First, the concrete issue. Teotihuacan used a known Mesoamerican building technique with such enthusiasm that they succeeded in destroying their polity – the technique of plastering monuments and buildings. The plaster was created by burning limestone, which required an intense heat, constant fire, and huge amounts of wood. This eventually resulted in the deforestation of the area, which created an ecological disaster that destroyed the polity.
This creates an exciting “hit” for some apologists, due to these verses in the Book of Mormon, Helaman 3:
1 And now it came to pass in the *forty and third year of the reign of the judges, there was no contention among the people of Nephi save it were a little pride which was in the church, which did cause some little dissensions among the people, which affairs were settled in the ending of the forty and third year.
2 And there was no contention among the people in the forty and fourth year; neither was there much contention in the forty and fifth year.
3 And it came to pass in the *forty and sixth, yea, there was much contention and many dissensions; in the which there were an exceedingly great many who departed out of the land of Zarahemla, and went forth unto the land anorthward to inherit the land.
4 And they did travel to an exceedingly great distance, insomuch that they came to alarge bodies of water and many rivers.
5 Yea, and even they did spread forth into all parts of the land, into whatever parts it had not been rendered desolate and without timber, because of the many inhabitants who had before inherited the land.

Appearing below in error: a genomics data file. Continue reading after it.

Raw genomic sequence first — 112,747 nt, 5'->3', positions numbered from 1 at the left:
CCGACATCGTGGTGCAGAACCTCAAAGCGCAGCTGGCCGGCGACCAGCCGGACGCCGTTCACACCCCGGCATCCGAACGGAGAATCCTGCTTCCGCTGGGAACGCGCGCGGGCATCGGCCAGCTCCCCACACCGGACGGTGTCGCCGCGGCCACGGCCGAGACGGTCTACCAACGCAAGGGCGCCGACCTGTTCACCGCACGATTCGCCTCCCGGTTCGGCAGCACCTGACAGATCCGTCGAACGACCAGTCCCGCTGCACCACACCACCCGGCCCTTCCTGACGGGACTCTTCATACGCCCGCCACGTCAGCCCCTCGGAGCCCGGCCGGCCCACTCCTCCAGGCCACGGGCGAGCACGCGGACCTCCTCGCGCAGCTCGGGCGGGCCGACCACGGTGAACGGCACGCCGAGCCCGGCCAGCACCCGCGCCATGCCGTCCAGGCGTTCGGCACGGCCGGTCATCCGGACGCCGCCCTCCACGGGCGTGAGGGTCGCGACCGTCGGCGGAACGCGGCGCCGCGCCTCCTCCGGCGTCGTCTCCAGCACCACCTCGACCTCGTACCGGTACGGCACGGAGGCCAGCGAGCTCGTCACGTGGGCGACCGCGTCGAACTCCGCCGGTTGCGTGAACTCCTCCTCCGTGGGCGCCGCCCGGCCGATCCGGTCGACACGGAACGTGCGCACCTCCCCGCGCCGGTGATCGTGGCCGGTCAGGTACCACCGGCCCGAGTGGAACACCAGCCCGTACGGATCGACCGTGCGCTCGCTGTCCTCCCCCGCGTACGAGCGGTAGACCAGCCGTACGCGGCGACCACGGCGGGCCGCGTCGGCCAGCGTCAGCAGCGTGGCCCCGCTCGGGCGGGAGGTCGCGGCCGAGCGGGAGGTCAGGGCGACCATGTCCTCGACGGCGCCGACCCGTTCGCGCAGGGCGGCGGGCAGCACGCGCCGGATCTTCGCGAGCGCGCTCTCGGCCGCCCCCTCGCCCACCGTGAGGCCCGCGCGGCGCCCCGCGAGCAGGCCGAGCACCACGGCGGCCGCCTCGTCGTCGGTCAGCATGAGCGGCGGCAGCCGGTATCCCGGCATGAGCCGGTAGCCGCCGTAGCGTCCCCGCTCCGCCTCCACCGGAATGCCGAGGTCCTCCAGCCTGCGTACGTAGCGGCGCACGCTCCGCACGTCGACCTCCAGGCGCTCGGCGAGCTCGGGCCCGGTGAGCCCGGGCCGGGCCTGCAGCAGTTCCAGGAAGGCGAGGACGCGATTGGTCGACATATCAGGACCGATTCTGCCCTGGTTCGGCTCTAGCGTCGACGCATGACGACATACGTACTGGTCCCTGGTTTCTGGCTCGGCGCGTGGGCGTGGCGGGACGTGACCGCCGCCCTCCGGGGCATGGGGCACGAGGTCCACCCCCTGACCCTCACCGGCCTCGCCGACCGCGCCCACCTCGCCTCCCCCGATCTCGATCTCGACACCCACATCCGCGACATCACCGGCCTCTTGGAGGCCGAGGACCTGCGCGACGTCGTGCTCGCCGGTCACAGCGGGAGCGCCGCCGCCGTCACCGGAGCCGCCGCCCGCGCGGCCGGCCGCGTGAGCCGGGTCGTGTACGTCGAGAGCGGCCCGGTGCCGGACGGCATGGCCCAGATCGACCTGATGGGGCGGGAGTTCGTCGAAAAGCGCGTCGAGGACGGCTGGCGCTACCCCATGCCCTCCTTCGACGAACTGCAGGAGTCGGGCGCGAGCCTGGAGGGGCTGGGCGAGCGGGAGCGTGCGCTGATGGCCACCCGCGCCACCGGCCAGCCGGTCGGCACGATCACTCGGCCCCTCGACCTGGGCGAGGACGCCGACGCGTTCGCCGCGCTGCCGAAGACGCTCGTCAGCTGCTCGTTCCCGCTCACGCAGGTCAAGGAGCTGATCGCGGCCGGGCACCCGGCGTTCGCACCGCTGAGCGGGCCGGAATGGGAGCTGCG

6 And now no part of the land was desolate, save it were for timber; but because of the greatness of the adestruction of the people who had before inhabited the land it was called bdesolate.
7 And there being but little timber upon the face of the land, nevertheless the people who went forth became exceedingly aexpert in the working of cement; therefore they did build houses of cement, in the which they did dwell.
8 And it came to pass that they did multiply and spread, and did go forth from the land southward to the land northward, and did spread insomuch that they began to cover the face of the whole earth, from the sea south to the sea north, from the sea awest to the sea east.
9 And the people who were in the land northward did dwell in atents, and in houses of cement, and they did suffer whatsoever tree should spring up upon the face of the land that it should grow up, that in time they might have timber to build their houses, yea, their cities, and their temples, and their bsynagogues, and their sanctuaries, and all manner of their buildings.
10 And it came to pass as timber was exceedingly scarce in the land northward, they did send forth much by the way of ashipping.
11 And thus they did enable the people in the land northward that they might build many cities, both of wood and of cement.